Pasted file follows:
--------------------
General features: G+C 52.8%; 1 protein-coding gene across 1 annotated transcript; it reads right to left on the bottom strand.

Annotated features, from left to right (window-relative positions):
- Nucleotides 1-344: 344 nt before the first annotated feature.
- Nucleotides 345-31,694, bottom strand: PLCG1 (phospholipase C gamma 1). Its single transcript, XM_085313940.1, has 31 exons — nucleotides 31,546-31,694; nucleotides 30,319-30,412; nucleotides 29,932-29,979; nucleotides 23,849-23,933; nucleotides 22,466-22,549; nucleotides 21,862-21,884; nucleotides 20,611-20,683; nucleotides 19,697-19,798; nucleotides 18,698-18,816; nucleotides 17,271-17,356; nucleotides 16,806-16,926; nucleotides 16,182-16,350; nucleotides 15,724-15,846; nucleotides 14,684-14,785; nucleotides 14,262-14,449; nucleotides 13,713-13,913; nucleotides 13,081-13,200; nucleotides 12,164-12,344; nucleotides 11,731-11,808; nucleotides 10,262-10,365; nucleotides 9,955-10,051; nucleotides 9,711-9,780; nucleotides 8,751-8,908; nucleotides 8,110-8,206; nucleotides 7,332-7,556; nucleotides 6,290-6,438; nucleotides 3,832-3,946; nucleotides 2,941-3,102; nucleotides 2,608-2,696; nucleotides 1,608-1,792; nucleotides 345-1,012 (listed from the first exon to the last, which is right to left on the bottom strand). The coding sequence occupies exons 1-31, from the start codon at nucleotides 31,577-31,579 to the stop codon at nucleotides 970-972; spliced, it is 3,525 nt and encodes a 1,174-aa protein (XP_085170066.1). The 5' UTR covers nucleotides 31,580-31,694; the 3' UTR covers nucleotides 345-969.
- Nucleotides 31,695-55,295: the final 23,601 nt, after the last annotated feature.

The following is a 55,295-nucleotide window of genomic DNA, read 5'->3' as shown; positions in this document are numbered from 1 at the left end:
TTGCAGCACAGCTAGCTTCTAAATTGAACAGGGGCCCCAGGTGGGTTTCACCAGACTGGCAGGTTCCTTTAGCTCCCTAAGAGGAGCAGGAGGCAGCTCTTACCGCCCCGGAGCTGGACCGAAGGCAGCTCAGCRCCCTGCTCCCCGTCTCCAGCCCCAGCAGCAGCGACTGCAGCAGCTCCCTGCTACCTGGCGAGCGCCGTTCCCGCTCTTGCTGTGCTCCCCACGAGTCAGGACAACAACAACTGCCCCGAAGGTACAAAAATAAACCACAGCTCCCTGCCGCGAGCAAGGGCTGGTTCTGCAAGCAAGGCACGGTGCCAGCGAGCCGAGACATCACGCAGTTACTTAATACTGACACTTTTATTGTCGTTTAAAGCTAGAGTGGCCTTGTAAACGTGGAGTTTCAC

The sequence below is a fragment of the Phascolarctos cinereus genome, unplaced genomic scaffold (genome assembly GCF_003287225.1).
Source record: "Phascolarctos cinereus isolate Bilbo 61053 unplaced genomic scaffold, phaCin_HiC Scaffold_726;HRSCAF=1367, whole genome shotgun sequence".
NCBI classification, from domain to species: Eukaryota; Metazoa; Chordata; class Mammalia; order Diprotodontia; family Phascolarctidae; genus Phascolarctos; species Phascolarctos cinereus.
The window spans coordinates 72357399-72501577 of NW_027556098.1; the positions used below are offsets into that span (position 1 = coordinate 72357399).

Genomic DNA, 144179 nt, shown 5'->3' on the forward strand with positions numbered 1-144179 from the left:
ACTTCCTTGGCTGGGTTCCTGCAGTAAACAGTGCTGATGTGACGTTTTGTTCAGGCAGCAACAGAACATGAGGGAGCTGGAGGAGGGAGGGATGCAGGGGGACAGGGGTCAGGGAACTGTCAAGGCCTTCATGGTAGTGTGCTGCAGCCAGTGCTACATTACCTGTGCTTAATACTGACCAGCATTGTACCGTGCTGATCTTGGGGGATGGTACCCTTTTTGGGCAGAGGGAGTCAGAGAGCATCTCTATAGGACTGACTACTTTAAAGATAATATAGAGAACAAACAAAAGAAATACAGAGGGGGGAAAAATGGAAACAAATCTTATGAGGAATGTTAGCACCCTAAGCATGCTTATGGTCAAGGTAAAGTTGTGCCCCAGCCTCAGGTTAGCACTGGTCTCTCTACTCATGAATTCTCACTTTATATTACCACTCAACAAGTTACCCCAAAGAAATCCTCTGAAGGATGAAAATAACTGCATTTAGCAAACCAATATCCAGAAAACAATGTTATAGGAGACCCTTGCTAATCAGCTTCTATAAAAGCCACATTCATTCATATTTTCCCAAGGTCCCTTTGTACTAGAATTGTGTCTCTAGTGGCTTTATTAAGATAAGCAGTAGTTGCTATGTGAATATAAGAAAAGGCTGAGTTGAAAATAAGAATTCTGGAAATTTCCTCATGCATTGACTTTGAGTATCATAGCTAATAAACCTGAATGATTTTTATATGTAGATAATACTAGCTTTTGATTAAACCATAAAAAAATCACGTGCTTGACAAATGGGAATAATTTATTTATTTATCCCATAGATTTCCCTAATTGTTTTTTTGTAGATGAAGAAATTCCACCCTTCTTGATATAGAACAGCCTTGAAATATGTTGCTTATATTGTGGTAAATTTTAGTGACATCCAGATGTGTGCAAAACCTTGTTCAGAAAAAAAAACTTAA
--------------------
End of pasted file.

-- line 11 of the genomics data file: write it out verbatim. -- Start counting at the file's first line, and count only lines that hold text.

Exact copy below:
The window spans coordinates 72357399-72501577 of NW_027556098.1; the positions used below are offsets into that span (position 1 = coordinate 72357399).